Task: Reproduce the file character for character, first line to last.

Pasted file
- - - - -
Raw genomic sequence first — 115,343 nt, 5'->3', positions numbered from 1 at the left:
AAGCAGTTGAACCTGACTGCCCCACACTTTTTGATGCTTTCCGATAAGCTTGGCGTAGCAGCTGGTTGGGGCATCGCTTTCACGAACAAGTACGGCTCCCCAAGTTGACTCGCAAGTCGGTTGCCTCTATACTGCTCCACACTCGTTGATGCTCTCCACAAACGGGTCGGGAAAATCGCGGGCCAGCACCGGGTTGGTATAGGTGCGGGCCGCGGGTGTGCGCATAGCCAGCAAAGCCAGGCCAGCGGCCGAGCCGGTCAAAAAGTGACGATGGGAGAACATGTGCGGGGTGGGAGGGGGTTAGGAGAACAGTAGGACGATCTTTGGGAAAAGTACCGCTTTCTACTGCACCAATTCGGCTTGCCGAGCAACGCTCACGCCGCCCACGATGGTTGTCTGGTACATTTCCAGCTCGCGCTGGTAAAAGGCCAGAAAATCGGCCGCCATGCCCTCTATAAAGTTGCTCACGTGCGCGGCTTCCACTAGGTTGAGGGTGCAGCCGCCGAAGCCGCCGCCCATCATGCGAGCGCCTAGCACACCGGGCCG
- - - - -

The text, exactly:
Raw genomic sequence first — 115,343 nt, 5'->3', positions numbered from 1 at the left:
AAGCAGTTGAACCTGACTGCCCCACACTTTTTGATGCTTTCCGATAAGCTTGGCGTAGCAGCTGGTTGGGGCATCGCTTTCACGAACAAGTACGGCTCCCCAAGTTGACTCGCAAGTCGGTTGCCTCTATACTGCTCCACACTCGTTGATGCTCTCCACAAACGGGTCGGGAAAATCGCGGGCCAGCACCGGGTTGGTATAGGTGCGGGCCGCGGGTGTGCGCATAGCCAGCAAAGCCAGGCCAGCGGCCGAGCCGGTCAAAAAGTGACGATGGGAGAACATGTGCGGGGTGGGAGGGGGTTAGGAGAACAGTAGGACGATCTTTGGGAAAAGTACCGCTTTCTACTGCACCAATTCGGCTTGCCGAGCAACGCTCACGCCGCCCACGATGGTTGTCTGGTACATTTCCAGCTCGCGCTGGTAAAAGGCCAGAAAATCGGCCGCCATGCCCTCTATAAAGTTGCTCACGTGCGCGGCTTCCACTAGGTTGAGGGTGCAGCCGCCGAAGCCGCCGCCCATCATGCGAGCGCCTAGCACACCGGGCCG